25 Days – Book 19: Barney Wigglesworth And The Smallest Christmas Pageant

Day 19 of our Christmas picture book countdown. We are so close to Christmas! Today I bring a book from the 80s, but it is new to me. I wanted this book so badly as a kid, but never got it. I don’t know if there were any other Barney Wigglesworth fans out there. That series is still one of my favorites from my childhood. We had mostly Christian themed books in our home and, as I’ve bemoaned before, they don’t tend to be very good quality. Barney Wigglesworth is one of the series that breaks that stereotype. There are four total in the series. I had three growing up and my children adore them now. This Christmas I determined to see if I could find an inexpensive copy of that elusive fourth which just so happens to be the Christmas one. So here it is! Barney Wigglesworth and the Smallest Christmas Pageant by Elspeth Campbell Murphy, illustrated by Yakovetic, 1988.

Barney Wigglesworth is a church mouse. His family lives around the balcony of the church. His best friends are Gwendolyn Scoot who lives in the craft room, Tillie Nibbles who lives near the kitchen, and Sam Scurry who lives near the choir room. They are lovely mice and dear friends with typical childhood situations.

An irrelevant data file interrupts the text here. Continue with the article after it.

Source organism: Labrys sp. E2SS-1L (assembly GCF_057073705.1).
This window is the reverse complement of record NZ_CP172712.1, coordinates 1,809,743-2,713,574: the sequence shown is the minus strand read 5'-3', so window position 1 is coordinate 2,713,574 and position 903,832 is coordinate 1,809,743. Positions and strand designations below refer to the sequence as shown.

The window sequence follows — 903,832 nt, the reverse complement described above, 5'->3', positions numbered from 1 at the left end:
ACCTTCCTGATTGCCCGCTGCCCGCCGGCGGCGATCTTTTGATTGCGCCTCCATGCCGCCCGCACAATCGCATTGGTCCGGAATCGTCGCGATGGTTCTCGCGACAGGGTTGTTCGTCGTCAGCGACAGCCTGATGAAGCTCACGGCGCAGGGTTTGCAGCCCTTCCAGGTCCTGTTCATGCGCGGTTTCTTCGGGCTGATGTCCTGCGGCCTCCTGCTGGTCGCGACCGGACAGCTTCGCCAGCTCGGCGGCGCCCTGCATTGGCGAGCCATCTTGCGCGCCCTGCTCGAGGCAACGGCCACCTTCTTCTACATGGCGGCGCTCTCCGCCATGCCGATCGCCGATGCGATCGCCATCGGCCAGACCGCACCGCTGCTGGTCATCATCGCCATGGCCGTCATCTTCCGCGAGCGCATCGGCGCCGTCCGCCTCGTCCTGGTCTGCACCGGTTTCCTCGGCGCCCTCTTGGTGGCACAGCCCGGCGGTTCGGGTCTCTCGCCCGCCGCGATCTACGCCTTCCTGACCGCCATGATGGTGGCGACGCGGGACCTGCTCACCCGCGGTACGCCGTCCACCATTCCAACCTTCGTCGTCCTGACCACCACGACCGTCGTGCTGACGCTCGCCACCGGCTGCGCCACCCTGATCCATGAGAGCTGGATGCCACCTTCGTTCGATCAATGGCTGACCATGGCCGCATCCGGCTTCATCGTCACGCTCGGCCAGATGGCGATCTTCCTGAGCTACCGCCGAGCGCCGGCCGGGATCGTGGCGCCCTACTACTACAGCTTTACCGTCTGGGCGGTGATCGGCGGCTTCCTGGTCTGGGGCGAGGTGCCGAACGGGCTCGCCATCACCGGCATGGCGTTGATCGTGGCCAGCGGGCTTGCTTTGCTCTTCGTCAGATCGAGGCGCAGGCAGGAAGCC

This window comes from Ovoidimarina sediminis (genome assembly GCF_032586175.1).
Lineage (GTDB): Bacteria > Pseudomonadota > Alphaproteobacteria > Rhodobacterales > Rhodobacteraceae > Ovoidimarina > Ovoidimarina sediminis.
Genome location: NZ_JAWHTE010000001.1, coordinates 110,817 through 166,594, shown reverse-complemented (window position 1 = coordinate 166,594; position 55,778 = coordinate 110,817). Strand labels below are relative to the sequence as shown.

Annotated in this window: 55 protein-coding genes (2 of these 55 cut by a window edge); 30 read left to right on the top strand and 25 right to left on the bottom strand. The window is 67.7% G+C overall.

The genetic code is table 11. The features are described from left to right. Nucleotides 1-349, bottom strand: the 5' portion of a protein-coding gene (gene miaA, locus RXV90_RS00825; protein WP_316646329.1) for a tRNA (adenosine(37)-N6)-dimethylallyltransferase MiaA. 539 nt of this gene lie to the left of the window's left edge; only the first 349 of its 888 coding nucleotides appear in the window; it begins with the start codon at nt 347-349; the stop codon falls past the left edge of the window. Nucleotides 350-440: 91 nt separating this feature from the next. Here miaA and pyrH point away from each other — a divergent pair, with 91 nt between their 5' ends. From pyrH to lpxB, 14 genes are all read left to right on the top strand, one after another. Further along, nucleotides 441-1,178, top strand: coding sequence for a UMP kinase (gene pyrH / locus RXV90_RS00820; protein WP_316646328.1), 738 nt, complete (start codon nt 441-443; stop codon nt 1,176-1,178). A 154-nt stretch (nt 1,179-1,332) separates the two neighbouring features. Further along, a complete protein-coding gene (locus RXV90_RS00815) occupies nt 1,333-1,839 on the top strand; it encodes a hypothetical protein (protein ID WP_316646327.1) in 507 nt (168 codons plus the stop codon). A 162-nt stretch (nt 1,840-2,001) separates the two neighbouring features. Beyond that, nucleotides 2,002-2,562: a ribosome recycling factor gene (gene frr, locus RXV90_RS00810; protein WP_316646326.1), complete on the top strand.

In this Christmas Pageant book, Barney is collecting decorations to adorn the tree in the sanctuary. He first stops to pick up Gwendolyn’s decorations. She is in charge of the Christmas pageant and rehearsals are not going super well. Next, Barney stops by Tillie’s as well as Sam’s. Barney is happiest decorating the Christmas tree.

But soon Barney encounters a crying Gwendolyn. All the actors are sick and she is terribly devastated. Barney, Tillie and Sam struggle to understand how she feels until they stop and think how they would feel if their jobs didn’t go well.

As with all Barney Wigglesworth books, there is an intended moral to the story and a Bible verse included in the beginning. I love these books because even with both of those things, and the letter at the beginning discussing the point – the story itself is not overly didactic. Wigglesworth and friends are incredibly charming. The story is fun and feels realistic and always mildly humorous. As an adult it is easy to read the story and know exactly what I’m supposed to get out of it, but it isn’t annoying to read. It’s like telling a good cautionary tale and watching my kids figure out why it worked and what it means for them.

I know I am nostalgically partial to the other Wigglesworth books, but I really do think they are delightful in and of themselves. The story is well-written, quick, simple, and yet fun to read. And the illustrations are adorable. My girls love to talk about each mouse and study what makes them them and how they look like their families and all mouses, but different from each other. I love the background details of the church. It’s so fun to picture the world that Yakovetic has created.

I hope I did some justice to this beloved series. I think you’ll love Barney and the gang. And you might learn a thing or two in the process!

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